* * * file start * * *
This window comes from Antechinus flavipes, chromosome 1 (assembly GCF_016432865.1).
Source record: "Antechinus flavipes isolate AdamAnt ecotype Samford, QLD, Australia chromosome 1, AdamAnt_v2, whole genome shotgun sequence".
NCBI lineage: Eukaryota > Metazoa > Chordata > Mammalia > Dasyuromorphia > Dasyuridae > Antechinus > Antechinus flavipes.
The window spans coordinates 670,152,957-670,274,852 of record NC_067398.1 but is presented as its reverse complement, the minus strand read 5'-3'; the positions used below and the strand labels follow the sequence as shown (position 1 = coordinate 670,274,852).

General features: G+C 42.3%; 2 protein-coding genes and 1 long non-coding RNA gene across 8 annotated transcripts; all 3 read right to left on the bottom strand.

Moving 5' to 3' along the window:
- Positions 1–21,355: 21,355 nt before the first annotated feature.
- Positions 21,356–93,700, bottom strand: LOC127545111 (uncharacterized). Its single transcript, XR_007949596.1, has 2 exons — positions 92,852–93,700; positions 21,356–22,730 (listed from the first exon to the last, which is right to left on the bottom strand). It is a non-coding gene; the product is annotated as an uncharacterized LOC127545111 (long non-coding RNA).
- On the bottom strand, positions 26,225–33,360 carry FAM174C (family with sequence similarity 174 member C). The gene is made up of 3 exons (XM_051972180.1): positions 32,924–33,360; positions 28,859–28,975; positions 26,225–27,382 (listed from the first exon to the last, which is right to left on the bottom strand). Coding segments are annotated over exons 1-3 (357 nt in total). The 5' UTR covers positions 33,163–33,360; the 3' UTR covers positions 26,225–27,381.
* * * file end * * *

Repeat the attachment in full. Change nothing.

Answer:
This window comes from Antechinus flavipes, chromosome 1 (assembly GCF_016432865.1).
Source record: "Antechinus flavipes isolate AdamAnt ecotype Samford, QLD, Australia chromosome 1, AdamAnt_v2, whole genome shotgun sequence".
NCBI lineage: Eukaryota > Metazoa > Chordata > Mammalia > Dasyuromorphia > Dasyuridae > Antechinus > Antechinus flavipes.
The window spans coordinates 670,152,957-670,274,852 of record NC_067398.1 but is presented as its reverse complement, the minus strand read 5'-3'; the positions used below and the strand labels follow the sequence as shown (position 1 = coordinate 670,274,852).

General features: G+C 42.3%; 2 protein-coding genes and 1 long non-coding RNA gene across 8 annotated transcripts; all 3 read right to left on the bottom strand.

Moving 5' to 3' along the window:
- Positions 1–21,355: 21,355 nt before the first annotated feature.
- Positions 21,356–93,700, bottom strand: LOC127545111 (uncharacterized). Its single transcript, XR_007949596.1, has 2 exons — positions 92,852–93,700; positions 21,356–22,730 (listed from the first exon to the last, which is right to left on the bottom strand). It is a non-coding gene; the product is annotated as an uncharacterized LOC127545111 (long non-coding RNA).
- On the bottom strand, positions 26,225–33,360 carry FAM174C (family with sequence similarity 174 member C). The gene is made up of 3 exons (XM_051972180.1): positions 32,924–33,360; positions 28,859–28,975; positions 26,225–27,382 (listed from the first exon to the last, which is right to left on the bottom strand). Coding segments are annotated over exons 1-3 (357 nt in total). The 5' UTR covers positions 33,163–33,360; the 3' UTR covers positions 26,225–27,381.